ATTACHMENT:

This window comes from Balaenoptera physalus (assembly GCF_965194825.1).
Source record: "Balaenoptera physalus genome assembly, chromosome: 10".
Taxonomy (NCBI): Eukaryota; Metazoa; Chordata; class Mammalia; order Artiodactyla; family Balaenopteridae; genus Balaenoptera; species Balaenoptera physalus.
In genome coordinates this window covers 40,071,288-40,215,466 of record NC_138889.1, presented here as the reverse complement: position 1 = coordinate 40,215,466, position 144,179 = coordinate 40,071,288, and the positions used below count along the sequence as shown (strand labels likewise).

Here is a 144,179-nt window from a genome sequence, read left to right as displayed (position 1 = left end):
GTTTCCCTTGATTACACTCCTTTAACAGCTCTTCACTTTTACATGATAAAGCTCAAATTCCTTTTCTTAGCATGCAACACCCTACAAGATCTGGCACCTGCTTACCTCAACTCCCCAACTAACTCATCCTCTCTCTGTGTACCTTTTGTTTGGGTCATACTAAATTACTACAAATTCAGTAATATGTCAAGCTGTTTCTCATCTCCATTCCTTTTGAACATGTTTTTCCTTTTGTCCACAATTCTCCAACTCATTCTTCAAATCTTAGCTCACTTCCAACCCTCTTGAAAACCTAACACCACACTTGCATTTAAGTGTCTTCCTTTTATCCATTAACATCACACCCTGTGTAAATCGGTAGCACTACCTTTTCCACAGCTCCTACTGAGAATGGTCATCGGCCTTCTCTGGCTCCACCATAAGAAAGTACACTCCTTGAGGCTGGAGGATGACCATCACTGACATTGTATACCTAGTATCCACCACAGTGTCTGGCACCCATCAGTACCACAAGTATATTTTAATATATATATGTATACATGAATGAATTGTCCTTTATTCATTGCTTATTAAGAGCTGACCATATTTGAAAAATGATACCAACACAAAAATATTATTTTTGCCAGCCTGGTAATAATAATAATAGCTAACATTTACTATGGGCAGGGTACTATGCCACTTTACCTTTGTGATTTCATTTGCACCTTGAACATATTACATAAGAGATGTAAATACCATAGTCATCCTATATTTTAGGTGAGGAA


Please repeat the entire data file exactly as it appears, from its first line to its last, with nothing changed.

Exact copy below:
This window comes from Balaenoptera physalus (assembly GCF_965194825.1).
Source record: "Balaenoptera physalus genome assembly, chromosome: 10".
Taxonomy (NCBI): Eukaryota; Metazoa; Chordata; class Mammalia; order Artiodactyla; family Balaenopteridae; genus Balaenoptera; species Balaenoptera physalus.
In genome coordinates this window covers 40,071,288-40,215,466 of record NC_138889.1, presented here as the reverse complement: position 1 = coordinate 40,215,466, position 144,179 = coordinate 40,071,288, and the positions used below count along the sequence as shown (strand labels likewise).

Here is a 144,179-nt window from a genome sequence, read left to right as displayed (position 1 = left end):
GTTTCCCTTGATTACACTCCTTTAACAGCTCTTCACTTTTACATGATAAAGCTCAAATTCCTTTTCTTAGCATGCAACACCCTACAAGATCTGGCACCTGCTTACCTCAACTCCCCAACTAACTCATCCTCTCTCTGTGTACCTTTTGTTTGGGTCATACTAAATTACTACAAATTCAGTAATATGTCAAGCTGTTTCTCATCTCCATTCCTTTTGAACATGTTTTTCCTTTTGTCCACAATTCTCCAACTCATTCTTCAAATCTTAGCTCACTTCCAACCCTCTTGAAAACCTAACACCACACTTGCATTTAAGTGTCTTCCTTTTATCCATTAACATCACACCCTGTGTAAATCGGTAGCACTACCTTTTCCACAGCTCCTACTGAGAATGGTCATCGGCCTTCTCTGGCTCCACCATAAGAAAGTACACTCCTTGAGGCTGGAGGATGACCATCACTGACATTGTATACCTAGTATCCACCACAGTGTCTGGCACCCATCAGTACCACAAGTATATTTTAATATATATATGTATACATGAATGAATTGTCCTTTATTCATTGCTTATTAAGAGCTGACCATATTTGAAAAATGATACCAACACAAAAATATTATTTTTGCCAGCCTGGTAATAATAATAATAGCTAACATTTACTATGGGCAGGGTACTATGCCACTTTACCTTTGTGATTTCATTTGCACCTTGAACATATTACATAAGAGATGTAAATACCATAGTCATCCTATATTTTAGGTGAGGAA